-  Over the next few months, the foundation hopes to dismantle and move at least nine campers

The Oral Hull Foundation for the Blind is looking to upgrade its park. But to do that, the foundation first must start to tear down several ’60s and ’70s era trailers. With the help of community members, Oral Hull employees hope to break even on the process of clearing the trailers.

“We’re trying to be as green as possible in removing them,” said board member Mary Hankins, who is working with Executive Director Sharon Elder on the project. “We’re going to recycle and sell what we can.”by: POST PHOTO: KYLIE WRAY - Mary Hankins and Roger Hall take a tour of the soon to be removed trailers.

Developed in 1962, Oral Hull Park is a 22-acre spread of land northeast of Sandy. During the summer, the property opens up as a camp for people with blindness or low vision and their families. It has a dormitory, pool, hiking trails, horseback riding and a fishing pond. Behind the newly updated dormitory sit 14 trailers, five of them privately owned, in varying levels of disrepair. Trailers that used to be rented out to campers are now simply taking up land, unable to be used as lodging for safety reasons.

Oral Hull hopes to recruit volunteers to help dismantle the trailers. Hankins said they plan to sell aluminum and other metals from the trailers in order to pay for a backhoe and operator, the largest expense of the project. To receive the most money from the aluminum casing around the outside of the trailers, hundreds of screws have to be removed. They also need help to take apart metal hardware from the inside of the trailers to be recycled as POST PHOTO: KYLIE WRAY - Many of the metal hardware and fittings within the trailers will be recycled and sold to pay for more expensive parts of the project.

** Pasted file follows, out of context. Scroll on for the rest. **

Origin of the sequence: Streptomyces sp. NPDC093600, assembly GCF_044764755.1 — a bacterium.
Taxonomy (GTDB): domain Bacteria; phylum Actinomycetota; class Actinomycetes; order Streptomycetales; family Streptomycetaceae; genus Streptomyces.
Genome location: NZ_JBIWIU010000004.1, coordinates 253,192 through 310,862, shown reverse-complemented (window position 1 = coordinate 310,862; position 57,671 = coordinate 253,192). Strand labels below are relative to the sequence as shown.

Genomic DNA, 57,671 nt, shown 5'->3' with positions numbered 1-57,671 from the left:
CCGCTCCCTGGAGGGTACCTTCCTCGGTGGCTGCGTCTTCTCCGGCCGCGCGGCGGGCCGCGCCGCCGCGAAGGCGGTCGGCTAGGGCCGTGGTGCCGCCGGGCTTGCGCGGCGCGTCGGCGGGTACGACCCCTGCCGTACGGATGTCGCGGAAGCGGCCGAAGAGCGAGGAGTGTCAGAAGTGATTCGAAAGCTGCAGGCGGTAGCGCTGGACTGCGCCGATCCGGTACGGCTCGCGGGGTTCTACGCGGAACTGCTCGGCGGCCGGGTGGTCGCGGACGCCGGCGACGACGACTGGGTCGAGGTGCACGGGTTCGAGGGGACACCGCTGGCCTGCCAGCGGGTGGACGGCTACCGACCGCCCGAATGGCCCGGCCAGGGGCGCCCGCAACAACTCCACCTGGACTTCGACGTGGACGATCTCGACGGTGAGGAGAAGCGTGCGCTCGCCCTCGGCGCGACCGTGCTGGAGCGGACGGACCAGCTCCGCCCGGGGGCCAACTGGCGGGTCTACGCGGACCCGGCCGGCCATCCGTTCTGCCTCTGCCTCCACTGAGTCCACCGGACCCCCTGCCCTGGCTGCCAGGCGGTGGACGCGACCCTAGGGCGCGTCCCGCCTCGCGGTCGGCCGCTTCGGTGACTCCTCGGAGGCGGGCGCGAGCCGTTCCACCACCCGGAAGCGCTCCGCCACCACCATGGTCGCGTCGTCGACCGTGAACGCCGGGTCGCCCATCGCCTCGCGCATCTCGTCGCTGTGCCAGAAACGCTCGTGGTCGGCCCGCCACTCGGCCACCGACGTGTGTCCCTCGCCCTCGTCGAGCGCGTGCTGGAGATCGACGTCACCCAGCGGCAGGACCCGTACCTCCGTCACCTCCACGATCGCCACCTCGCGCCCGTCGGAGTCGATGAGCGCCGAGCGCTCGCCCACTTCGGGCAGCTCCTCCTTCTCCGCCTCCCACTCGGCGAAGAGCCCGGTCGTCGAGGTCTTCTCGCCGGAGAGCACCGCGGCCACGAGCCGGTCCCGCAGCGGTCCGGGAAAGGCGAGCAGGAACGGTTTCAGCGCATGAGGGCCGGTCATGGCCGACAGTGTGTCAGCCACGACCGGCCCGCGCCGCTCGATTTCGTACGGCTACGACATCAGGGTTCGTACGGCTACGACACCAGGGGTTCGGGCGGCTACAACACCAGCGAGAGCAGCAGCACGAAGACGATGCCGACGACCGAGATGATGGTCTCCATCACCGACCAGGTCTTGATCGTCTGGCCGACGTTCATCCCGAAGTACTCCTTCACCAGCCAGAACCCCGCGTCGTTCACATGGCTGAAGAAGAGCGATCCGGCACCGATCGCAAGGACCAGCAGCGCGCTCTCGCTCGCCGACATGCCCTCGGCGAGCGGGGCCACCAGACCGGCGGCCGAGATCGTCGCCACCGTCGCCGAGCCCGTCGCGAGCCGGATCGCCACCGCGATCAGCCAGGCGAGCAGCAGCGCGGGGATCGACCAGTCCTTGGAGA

Even the 1970s inspired décor of the trailers may bring in some money to cover the costs. Hawthorne Vintage in Southeast Portland is known for its vintage furniture. With the help of similar businesses, Hankins hopes they can bring in some money from the sale of the furniture.

Aided by Roger Hall, of Moving Seniors, Hankins and Elder hope to clear the area of trailers by June 1. The park will be open for retreats in July. by: POST PHOTO: KYLIE WRAY - Oral Hull will soon announce a work party day to dismantle the trailers. Volunteers will need to bring cordless drills to help remove the hundred of screws holding the trailers together.

Later in the year, grant money will help them begin construction on new cabins.

“We really need to update this camp, and the way to do it is to have cabins,” Hankins said.

The cabins will utilize the same pads used for the trailers and will hook up into the original utilities.

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